| History | Malaya | 30 Aug 2017 | Asia Samachar |
A number of Sikh ladies from Malaya had ventured to studies abroad as far back as the early 1950s, years before the nation attained its independence. It was a grand and a joyful event, with one Sikh organisation throwing them a farewell tea party.
On 1 December 1951, the Malayan Sikh Educational Board threw the tea party for the first Sikh women – three of them— to leave Malaya for studies overseas. They were headed for the UK teacher training college in Kirkby, Liverpool.
“These women, with three other Sikh youths, are the successful candidates for the Kirkby Course. They will leave Malaya with the other Kirkby scholarship winners early this month,” reported The Singapore Free Press (First Sikh women for overseas study, 1 December 1951).
The report did not mention their names.
Scanning the pages of newspaper achieves, Asia Samachar found a The Straits Times report in 1952 carrying a photo of another Sikh lady about to make her way to the UK-based teacher training centre.
“Miss Patwinder Kaur, aged 18, a teacher at the Malacca Sacred Heart Convent has been chosen for -the Kirkby training course,” says the report (The Straits Times, 2 August 1952).
The first group of 148 students from Malaya were sent in the winter of 1951 to train at the emergency teacher-training college in the tiny hamlet about six miles from the city of Liverpool, called Kirkby Fields. The place was literally farm followed by farm, serving as a munitions factory in the Second World War.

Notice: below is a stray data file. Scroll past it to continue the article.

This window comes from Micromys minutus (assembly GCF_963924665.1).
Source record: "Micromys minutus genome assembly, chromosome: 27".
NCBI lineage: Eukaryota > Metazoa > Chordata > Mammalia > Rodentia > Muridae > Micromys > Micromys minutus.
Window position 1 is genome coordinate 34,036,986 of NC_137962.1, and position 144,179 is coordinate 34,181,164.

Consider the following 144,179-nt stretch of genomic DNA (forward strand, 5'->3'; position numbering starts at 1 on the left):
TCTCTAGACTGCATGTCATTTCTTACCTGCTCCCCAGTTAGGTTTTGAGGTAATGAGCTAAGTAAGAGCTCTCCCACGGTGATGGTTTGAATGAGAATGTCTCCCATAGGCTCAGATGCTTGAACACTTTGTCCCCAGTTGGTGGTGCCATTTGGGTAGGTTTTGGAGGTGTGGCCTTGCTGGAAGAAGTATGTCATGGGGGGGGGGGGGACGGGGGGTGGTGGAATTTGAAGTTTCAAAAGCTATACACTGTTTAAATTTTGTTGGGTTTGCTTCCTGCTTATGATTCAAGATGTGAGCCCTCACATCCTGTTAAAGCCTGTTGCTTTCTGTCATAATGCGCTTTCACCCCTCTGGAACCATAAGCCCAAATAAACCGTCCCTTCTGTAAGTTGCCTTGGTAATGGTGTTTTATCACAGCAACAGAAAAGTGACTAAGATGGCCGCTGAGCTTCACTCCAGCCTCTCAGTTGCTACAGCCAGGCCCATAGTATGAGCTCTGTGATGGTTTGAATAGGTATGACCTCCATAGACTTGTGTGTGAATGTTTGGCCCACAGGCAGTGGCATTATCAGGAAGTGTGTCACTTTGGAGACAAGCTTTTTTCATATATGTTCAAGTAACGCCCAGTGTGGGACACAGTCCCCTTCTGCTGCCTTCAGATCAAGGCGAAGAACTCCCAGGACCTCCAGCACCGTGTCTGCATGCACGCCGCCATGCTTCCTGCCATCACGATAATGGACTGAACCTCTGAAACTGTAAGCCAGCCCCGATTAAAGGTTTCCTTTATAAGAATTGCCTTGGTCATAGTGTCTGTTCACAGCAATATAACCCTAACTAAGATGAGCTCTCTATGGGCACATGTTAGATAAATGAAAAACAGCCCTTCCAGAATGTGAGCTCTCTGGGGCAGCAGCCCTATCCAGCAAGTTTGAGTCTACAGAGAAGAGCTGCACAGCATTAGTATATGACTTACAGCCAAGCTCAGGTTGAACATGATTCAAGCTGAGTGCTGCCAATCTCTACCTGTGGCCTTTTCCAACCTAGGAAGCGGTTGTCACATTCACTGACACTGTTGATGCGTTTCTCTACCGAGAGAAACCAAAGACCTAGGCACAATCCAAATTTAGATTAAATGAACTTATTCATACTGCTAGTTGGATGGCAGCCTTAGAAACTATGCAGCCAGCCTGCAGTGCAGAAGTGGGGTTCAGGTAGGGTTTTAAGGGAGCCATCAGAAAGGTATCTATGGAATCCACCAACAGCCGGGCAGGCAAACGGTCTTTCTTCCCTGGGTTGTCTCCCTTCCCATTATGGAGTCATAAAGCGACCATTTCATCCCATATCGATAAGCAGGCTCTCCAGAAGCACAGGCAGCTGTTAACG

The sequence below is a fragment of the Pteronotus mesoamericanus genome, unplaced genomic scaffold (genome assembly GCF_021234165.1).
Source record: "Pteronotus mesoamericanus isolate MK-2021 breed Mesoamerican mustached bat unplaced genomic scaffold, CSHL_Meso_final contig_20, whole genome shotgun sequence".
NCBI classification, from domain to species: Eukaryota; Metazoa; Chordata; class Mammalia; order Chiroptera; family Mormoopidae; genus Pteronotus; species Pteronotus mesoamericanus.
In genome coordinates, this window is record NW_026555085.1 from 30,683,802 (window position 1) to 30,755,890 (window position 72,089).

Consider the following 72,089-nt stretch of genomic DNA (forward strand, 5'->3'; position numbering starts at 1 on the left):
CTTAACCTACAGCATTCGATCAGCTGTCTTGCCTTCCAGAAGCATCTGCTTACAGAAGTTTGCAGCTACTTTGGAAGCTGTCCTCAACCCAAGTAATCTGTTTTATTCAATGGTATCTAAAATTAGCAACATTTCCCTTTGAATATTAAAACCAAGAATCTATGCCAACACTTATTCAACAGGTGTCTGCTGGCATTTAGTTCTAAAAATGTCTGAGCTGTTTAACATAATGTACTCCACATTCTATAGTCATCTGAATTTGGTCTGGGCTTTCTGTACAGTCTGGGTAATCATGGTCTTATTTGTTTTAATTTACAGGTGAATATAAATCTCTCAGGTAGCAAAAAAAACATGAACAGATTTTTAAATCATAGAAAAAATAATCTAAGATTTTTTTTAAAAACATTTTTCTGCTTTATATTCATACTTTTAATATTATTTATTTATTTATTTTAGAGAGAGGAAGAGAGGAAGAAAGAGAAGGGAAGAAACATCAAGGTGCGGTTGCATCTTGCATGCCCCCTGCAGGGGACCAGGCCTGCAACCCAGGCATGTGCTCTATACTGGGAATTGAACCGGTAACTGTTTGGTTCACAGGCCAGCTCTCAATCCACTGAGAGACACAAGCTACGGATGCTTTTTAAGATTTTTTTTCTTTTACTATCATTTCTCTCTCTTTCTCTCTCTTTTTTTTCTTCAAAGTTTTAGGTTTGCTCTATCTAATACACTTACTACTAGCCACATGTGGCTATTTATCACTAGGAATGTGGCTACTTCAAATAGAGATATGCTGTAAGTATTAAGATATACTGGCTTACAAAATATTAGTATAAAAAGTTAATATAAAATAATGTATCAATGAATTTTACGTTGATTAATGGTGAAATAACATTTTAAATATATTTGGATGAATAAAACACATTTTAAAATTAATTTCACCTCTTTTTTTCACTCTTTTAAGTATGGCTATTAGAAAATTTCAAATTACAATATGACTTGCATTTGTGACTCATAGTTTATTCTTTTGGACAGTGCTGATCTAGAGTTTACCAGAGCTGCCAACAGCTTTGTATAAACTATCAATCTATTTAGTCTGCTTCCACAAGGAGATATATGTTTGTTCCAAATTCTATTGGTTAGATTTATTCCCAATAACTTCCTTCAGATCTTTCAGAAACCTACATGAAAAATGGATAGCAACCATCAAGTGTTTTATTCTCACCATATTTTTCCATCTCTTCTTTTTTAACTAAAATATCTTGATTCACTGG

They sailed on S.S. Chusan on a 21-day journey, according to a New Straits Times report. The later batches would go on flights that would break journey in cities like Bangkok, Calcutta, Karachi and Rome before reaching London.
The selection for the two-year training course at Kirkby looked for able candidates, with the potential for a degree course, who would on their return serve as teachers in the Education Department for at least five years, it added.
Know any of them? If you do, do tell.
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